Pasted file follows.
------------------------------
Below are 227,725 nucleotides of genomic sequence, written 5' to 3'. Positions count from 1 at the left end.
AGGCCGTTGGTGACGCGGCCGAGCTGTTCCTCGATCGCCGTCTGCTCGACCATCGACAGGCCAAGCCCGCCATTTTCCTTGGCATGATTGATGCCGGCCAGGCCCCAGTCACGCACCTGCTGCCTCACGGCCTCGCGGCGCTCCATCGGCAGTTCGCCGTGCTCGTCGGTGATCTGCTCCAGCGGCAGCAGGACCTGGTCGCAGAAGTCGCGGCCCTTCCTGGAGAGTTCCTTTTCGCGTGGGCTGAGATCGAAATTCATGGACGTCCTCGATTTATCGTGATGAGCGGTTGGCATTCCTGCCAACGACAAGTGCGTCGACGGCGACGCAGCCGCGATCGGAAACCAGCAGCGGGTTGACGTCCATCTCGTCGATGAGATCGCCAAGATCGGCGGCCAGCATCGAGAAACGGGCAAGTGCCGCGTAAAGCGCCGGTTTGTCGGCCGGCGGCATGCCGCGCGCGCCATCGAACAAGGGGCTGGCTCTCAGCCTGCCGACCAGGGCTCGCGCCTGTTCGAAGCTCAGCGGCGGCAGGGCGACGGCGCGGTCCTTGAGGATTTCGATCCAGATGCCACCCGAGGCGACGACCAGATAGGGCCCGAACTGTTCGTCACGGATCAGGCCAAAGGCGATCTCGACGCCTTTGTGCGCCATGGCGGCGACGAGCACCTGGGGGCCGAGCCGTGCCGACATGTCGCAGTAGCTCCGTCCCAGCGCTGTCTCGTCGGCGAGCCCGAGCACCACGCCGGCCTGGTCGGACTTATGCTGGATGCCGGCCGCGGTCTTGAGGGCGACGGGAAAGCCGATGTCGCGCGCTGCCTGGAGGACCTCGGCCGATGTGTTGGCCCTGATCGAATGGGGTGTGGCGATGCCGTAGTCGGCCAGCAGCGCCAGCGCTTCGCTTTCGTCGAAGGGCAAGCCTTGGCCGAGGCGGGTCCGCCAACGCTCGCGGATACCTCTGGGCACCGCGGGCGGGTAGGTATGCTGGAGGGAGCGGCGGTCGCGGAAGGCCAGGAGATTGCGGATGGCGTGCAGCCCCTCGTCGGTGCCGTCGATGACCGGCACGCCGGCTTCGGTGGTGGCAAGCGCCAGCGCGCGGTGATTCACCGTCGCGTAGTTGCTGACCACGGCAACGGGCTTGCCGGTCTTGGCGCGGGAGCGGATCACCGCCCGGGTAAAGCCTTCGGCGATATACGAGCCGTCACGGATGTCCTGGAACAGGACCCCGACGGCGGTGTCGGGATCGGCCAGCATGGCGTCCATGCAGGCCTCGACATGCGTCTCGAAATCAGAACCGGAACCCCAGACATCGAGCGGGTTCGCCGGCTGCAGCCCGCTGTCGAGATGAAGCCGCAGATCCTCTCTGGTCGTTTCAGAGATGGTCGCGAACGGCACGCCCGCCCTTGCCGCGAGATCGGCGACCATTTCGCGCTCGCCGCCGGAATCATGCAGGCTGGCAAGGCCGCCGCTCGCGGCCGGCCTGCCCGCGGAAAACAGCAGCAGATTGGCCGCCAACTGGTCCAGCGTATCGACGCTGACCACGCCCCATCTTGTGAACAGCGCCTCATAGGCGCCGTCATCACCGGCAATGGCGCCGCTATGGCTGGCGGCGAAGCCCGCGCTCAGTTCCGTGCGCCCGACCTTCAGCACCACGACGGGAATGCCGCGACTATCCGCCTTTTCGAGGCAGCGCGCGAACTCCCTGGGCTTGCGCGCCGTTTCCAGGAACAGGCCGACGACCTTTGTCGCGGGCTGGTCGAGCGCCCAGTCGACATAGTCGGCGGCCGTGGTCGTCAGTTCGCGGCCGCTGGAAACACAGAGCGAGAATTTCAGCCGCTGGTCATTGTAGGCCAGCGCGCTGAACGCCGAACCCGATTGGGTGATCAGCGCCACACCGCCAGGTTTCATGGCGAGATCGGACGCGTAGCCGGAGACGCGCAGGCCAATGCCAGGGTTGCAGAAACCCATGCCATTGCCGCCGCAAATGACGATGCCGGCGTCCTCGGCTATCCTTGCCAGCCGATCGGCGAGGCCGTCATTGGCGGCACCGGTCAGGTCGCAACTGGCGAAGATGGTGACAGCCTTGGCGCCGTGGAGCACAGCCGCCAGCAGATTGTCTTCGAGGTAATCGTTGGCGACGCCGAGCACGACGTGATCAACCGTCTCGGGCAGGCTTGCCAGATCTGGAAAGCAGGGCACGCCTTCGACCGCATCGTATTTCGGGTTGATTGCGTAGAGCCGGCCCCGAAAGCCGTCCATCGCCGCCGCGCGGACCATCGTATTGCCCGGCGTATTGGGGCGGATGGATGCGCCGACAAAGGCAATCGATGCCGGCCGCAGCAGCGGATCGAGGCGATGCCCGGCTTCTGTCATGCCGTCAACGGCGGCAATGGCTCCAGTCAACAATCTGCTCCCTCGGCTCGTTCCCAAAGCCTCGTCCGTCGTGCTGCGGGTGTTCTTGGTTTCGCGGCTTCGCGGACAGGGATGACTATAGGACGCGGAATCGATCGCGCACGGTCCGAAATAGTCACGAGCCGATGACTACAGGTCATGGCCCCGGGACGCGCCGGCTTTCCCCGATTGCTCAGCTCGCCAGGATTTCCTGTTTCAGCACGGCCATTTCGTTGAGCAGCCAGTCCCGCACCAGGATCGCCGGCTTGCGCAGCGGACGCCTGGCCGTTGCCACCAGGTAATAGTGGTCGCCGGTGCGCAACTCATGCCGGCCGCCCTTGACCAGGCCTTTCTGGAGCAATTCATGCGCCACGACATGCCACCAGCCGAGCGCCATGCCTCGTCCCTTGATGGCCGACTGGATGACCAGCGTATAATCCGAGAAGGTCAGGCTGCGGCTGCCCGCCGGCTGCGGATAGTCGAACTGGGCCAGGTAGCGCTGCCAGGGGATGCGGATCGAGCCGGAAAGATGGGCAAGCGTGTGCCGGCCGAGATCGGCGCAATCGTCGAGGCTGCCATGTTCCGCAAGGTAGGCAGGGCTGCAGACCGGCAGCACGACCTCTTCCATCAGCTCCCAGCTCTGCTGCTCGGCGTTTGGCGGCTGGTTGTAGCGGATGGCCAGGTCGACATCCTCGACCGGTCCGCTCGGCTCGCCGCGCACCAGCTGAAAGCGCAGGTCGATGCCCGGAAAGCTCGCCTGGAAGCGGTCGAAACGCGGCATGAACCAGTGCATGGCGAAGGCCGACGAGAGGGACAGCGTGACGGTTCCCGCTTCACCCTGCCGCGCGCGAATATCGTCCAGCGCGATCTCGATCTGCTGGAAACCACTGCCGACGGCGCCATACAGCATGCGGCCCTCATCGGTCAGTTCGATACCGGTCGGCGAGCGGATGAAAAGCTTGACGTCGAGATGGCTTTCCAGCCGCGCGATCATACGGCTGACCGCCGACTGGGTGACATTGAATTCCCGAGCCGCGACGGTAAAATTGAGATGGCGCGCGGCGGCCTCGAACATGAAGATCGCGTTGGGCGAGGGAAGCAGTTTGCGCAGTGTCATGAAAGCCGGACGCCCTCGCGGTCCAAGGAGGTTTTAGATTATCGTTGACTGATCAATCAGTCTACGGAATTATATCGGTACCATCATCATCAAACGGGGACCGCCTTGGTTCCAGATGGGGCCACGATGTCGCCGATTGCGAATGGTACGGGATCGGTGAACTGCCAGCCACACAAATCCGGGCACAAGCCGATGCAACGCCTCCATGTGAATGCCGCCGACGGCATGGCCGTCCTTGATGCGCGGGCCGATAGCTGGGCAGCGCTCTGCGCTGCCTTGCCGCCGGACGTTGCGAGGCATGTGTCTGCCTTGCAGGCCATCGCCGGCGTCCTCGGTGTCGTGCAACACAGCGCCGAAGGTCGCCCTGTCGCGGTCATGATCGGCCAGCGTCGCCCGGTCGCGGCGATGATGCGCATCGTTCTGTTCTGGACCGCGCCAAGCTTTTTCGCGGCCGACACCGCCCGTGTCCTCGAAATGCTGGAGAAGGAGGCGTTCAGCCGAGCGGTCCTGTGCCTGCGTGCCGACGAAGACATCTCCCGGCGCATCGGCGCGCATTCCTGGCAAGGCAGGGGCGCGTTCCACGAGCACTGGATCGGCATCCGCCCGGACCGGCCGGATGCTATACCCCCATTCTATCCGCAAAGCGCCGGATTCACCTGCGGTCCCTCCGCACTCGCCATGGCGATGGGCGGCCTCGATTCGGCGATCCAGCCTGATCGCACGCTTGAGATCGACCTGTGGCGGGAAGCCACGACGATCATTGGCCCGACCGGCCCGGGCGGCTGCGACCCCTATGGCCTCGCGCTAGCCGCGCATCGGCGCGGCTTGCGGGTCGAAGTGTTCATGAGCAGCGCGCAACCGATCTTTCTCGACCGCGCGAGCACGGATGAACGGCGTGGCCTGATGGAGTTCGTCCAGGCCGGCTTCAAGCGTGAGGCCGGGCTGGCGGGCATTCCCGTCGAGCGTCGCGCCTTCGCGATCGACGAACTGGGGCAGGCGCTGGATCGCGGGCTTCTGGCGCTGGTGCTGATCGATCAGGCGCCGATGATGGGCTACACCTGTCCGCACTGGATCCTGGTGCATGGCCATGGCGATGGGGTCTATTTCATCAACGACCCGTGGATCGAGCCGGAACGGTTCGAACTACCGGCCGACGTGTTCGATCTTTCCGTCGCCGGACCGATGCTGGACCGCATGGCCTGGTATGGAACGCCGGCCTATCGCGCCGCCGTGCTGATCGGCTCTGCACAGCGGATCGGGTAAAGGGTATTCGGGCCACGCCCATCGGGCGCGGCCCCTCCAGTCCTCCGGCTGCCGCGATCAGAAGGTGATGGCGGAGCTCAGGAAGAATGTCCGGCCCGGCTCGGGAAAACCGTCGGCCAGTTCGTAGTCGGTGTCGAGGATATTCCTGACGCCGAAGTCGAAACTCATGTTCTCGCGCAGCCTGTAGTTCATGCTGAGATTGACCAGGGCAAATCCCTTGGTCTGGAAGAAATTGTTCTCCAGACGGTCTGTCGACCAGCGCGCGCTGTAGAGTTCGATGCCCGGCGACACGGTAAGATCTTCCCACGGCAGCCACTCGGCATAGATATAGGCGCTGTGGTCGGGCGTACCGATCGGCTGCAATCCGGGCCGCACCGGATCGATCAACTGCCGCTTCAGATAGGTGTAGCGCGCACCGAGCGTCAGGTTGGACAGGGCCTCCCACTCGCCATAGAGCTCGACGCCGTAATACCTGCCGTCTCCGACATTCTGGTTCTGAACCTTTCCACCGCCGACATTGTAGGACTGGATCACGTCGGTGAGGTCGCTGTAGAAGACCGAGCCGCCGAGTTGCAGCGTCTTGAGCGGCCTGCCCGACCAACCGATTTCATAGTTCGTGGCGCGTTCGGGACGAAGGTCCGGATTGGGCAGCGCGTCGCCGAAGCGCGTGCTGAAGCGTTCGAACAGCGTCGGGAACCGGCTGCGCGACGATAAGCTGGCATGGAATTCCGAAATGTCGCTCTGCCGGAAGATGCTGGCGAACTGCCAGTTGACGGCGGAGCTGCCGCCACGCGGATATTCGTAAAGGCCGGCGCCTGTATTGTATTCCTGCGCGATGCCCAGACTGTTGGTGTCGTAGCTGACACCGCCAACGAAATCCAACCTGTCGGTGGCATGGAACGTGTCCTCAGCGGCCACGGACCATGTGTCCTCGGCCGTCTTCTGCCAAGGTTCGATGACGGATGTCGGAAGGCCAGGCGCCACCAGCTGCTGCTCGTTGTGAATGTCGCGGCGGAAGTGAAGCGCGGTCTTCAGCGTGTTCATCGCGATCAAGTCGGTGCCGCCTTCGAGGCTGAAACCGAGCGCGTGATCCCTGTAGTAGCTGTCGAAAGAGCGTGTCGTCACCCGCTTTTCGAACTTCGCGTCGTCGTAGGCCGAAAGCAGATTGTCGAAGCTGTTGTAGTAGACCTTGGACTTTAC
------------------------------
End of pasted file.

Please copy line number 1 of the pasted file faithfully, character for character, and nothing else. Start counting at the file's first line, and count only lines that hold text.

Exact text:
Below are 227,725 nucleotides of genomic sequence, written 5' to 3'. Positions count from 1 at the left end.